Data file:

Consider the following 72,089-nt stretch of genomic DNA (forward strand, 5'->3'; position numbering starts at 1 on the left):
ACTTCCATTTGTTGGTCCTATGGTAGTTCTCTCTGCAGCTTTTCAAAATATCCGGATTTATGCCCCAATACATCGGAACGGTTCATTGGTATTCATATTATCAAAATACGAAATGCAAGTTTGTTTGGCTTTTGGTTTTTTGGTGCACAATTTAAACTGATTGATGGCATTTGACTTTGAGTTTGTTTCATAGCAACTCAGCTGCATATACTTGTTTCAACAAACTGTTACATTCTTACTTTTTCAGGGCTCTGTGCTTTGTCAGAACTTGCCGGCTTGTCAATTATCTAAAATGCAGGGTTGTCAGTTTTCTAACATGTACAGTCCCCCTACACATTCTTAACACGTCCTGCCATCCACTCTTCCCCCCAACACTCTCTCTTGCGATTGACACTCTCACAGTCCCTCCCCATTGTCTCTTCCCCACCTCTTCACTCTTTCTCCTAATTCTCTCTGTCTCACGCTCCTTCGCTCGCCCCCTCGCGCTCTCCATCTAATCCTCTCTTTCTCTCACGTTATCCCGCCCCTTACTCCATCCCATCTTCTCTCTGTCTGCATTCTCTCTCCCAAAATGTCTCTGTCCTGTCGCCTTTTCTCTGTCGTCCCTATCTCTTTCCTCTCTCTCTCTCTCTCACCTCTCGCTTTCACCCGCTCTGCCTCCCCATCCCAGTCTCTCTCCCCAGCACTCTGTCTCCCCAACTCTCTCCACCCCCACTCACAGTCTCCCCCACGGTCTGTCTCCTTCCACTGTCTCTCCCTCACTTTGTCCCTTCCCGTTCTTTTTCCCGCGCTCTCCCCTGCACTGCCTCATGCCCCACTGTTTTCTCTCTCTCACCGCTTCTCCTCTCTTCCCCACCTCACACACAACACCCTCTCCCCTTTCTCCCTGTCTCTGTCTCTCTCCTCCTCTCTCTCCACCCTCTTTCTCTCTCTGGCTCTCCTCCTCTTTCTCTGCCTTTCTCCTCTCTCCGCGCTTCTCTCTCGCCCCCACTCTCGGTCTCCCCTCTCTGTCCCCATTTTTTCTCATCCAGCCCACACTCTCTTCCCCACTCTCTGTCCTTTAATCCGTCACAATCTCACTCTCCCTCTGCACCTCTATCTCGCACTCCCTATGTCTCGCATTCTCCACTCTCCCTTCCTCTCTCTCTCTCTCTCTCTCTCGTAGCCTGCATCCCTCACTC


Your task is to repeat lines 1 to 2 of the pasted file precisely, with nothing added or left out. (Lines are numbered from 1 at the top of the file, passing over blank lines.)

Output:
Consider the following 72,089-nt stretch of genomic DNA (forward strand, 5'->3'; position numbering starts at 1 on the left):
ACTTCCATTTGTTGGTCCTATGGTAGTTCTCTCTGCAGCTTTTCAAAATATCCGGATTTATGCCCCAATACATCGGAACGGTTCATTGGTATTCATATTATCAAAATACGAAATGCAAGTTTGTTTGGCTTTTGGTTTTTTGGTGCACAATTTAAACTGATTGATGGCATTTGACTTTGAGTTTGTTTCATAGCAACTCAGCTGCATATACTTGTTTCAACAAACTGTTACATTCTTACTTTTTCAGGGCTCTGTGCTTTGTCAGAACTTGCCGGCTTGTCAATTATCTAAAATGCAGGGTTGTCAGTTTTCTAACATGTACAGTCCCCCTACACATTCTTAACACGTCCTGCCATCCACTCTTCCCCCCAACACTCTCTCTTGCGATTGACACTCTCACAGTCCCTCCCCATTGTCTCTTCCCCACCTCTTCACTCTTTCTCCTAATTCTCTCTGTCTCACGCTCCTTCGCTCGCCCCCTCGCGCTCTCCATCTAATCCTCTCTTTCTCTCACGTTATCCCGCCCCTTACTCCATCCCATCTTCTCTCTGTCTGCATTCTCTCTCCCAAAATGTCTCTGTCCTGTCGCCTTTTCTCTGTCGTCCCTATCTCTTTCCTCTCTCTCTCTCTCTCACCTCTCGCTTTCACCCGCTCTGCCTCCCCATCCCAGTCTCTCTCCCCAGCACTCTGTCTCCCCAACTCTCTCCACCCCCACTCACAGTCTCCCCCACGGTCTGTCTCCTTCCACTGTCTCTCCCTCACTTTGTCCCTTCCCGTTCTTTTTCCCGCGCTCTCCCCTGCACTGCCTCATGCCCCACTGTTTTCTCTCTCTCACCGCTTCTCCTCTCTTCCCCACCTCACACACAACACCCTCTCCCCTTTCTCCCTGTCTCTGTCTCTCTCCTCCTCTCTCTCCACCCTCTTTCTCTCTCTGGCTCTCCTCCTCTTTCTCTGCCTTTCTCCTCTCTCCGCGCTTCTCTCTCGCCCCCACTCTCGGTCTCCCCTCTCTGTCCCCATTTTTTCTCATCCAGCCCACACTCTCTTCCCCACTCTCTGTCCTTTAATCCGTCACAATCTCACTCTCCCTCTGCACCTCTATCTCGCACTCCCTATGTCTCGCATTCTCCACTCTCCCTTCCTCTCTCTCTCTCTCTCTCTCTCGTAGCCTGCATCCCTCACTC